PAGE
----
Washington, D.C., Mayor Fenty Pledges Increased HIV Testing, No-Cost Condom Distribution in Response to Report
Washington, D.C., Mayor Adrian Fenty's administration on Monday pledged to triple within one year the number of no-cost condoms distributed by the city, as well as to work with hospitals to increase HIV testing in emergency departments, in an effort to curb the spread of the virus, the Washington Post reports (Nakamura, Washington Post, 11/27).
The announcement follows the release of a report that called HIV/AIDS a "modern epidemic" in the district with "complexities and challenges that continue to threaten the lives and well-being of far too many residents." According to the report, almost 12,500 district residents were known to be living with HIV/AIDS in 2006. Thirty-seven percent of HIV cases were transmitted through heterosexual contact, compared with 25% that were transmitted among men who have sex with men.
The number of HIV cases in the district began declining in 2003, but the decrease likely is the result of underreporting or delayed reporting, the report said. One in 20 district residents is HIV-positive and one in 50 is living with AIDS, according to Shannon Hader, head of the city's HIV/AIDS Administration. The city's cumulative number of AIDS cases is more than 17,400.
More than two-thirds of AIDS cases in the district during the past 10 years were among people who progressed to AIDS within one year of being diagnosed with HIV, compared with 39% of AIDS cases nationwide, the report found. The report also found that more people ages 40 to 49 were being diagnosed with HIV than any other age group. In addition, all of the 36 children in the district who tested positive for HIV since 2002 contracted the virus during birth (Kaiser Daily HIV/AIDS Report, 11/26).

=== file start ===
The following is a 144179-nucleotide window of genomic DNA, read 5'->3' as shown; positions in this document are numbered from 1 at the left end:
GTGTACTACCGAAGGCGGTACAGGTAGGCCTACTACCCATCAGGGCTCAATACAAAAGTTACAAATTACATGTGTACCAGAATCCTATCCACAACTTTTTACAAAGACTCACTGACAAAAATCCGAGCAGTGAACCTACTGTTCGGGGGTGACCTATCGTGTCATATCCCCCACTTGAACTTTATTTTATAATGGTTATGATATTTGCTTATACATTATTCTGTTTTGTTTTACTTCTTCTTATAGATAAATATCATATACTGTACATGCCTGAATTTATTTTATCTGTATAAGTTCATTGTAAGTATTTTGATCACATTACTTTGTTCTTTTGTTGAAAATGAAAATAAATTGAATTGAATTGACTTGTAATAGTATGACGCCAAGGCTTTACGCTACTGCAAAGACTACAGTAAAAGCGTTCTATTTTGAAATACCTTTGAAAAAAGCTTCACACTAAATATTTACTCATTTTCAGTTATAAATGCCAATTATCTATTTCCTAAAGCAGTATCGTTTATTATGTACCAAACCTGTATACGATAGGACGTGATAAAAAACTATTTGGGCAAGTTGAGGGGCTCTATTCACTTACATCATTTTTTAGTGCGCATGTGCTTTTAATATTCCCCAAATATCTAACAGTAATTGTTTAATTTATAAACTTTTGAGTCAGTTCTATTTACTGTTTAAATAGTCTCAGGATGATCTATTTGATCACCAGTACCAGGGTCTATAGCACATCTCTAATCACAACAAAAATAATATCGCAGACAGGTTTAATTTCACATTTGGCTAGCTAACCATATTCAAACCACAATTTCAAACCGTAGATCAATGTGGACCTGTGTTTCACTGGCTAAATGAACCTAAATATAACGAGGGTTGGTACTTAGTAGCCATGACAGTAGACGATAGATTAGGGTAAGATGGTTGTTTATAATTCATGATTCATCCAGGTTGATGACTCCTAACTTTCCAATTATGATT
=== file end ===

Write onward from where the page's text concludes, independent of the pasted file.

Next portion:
Hader said the HIV/AIDS Administration plans to scale up several initiatives that began before she started at the administration in October, the Post reports. Hader also said that she hopes to increase the number of no-cost condoms distributed by the city to three million by 2009 to help prevent the spread of HIV. She added that she wants to "challenge" all hospital EDs to offer "rapid HIV testing" to help diagnose the virus in earlier stages. George Washington University Medical Center and Howard University Hospital have the only EDs that currently offer HIV testing, Hader said. In addition, Hader said she plans to collaborate with the city's seven birthing centers to draft guidelines and set up outreach and testing sites to help prevent mother-to-child HIV transmission.
"These things have already been started, but we want to use the report to build on them," Hader said, adding, "We're using all the tools in the tool kit, and we're also looking at all of our tool kits, figuring out where there are gaps." Hader said she does not plan to request more HIV/AIDS funding in the coming year but added that if early testing and treatment rates are increased, the programs could become more costly (Washington Post, 11/27).
The figures in the report are "harrowing," but "with a new director of HIV/AIDS administration, plenty of funding and, now, data, the district stands a chance of beating back this killer that has no cure," a Post editorial says. According to the editorial, doctors and hospitals need to routinely test pregnant women for HIV, and prevention and treatment efforts "must be accelerated." The Post adds that Fenty and Hader have committed themselves to this goal, but "their efforts will be useless if people think they are somehow immune to the epidemic." The editorial concludes that "AIDS is an equal-opportunity killer" (Washington Post, 11/27).
NPR's "The Bryant Park Project" on Tuesday included a discussion with Larry Bryant, an outreach and advocacy worker in the district, about the report ("Bryant Park Project," NPR, 11/27). Audio of the segment is available online.
In addition, WAMU's "The Diane Rehm Show" on Tuesday is scheduled to include a discussion with Anthony Fauci, director of the National Institute of Allergy and Infectious Disease at NIH, about the report and other issues related to HIV/AIDS ("The Diane Rehm Show" Web site, 11/27). A broadcast schedule and additional details about the segment are available on the program's Web site. Audio of the segment will be available online about one hour after the broadcast.